The Climate Council has collected more than 30,000 signatures to present to the City of Melbourne in support of its commitment to solar power for businesses.
The more than 31,000 signatures were presented to Melbourne Lord Mayor Robert Doyle and chair of the City’s environment portfolio Arron Wood who tabled them at a council meeting on Tuesday night.
The signatures were in support of a pledge that read:
“Thank you for making it easy and affordable for Melbourne’s small and medium-sized businesses to go solar. We’re thrilled this will support Melbourne’s goal of securing 25 per cent of its power from renewables by 2018. May your leadership and innovation inspire other cities and towns across Australia.”
The pledge references the City’s now-ended Commercial Solar Rebates program, which provided businesses with rebates of between $2000 and $4000 to install solar panels. The program led to 132kW of capacity being added, including a 30kW system for FMSA Architecture in North Melbourne.
Mr Doyle said it was rare for a petition to be a positive, congratulatory gesture, and said he was pleased with the Climate Council’s efforts to set it up.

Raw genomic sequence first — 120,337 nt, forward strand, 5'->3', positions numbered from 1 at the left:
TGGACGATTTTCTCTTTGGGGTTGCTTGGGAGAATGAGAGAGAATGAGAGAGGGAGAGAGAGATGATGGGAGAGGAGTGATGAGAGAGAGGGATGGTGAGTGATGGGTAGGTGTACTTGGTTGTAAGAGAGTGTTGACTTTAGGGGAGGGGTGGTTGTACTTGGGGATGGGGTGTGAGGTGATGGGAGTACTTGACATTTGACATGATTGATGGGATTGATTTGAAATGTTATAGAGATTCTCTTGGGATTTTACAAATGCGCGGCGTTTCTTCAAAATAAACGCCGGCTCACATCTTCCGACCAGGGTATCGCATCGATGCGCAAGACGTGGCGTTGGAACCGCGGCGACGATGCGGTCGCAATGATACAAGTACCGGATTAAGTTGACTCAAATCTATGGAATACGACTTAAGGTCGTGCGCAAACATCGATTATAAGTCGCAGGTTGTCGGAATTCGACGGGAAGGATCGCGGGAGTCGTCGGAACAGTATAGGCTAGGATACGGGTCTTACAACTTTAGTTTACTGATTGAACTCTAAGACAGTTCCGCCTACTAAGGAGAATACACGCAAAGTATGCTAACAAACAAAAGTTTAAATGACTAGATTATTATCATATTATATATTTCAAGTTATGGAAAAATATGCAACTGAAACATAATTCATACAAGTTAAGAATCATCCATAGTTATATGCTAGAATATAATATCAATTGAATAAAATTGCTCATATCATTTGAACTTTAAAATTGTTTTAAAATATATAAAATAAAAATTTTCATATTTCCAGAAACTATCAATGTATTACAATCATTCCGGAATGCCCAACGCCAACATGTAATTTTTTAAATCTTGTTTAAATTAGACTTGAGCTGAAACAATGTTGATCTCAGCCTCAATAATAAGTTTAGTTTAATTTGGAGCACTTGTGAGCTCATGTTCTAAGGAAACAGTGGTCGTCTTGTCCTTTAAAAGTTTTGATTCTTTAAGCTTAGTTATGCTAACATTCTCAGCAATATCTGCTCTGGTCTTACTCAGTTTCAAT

”The City of Melbourne has a goal to be a zero net emissions city. In order to achieve this, we are investing in practical, effective measures such as planting trees, converting asphalt into green space, capturing stormwater and supporting renewable energy use,” he said.
“You don’t get to be the most liveable city in the world for five consecutive years without a strong focus on sustainability.”
Climate Council chief executive Amanda McKenzie said local government was a leading sector in the climate change response.
“Local government has a really important role to play in tackling climate change, which is why it’s fantastic to see this kind of leadership from the City of Melbourne,” Ms McKenzie said.
“The fact the petition was so well supported is proof that Australians want to see more renewable energy. Rooftop solar, driven by homeowners and businesses, is only one of the success stories in energy transformation in Australia right now.”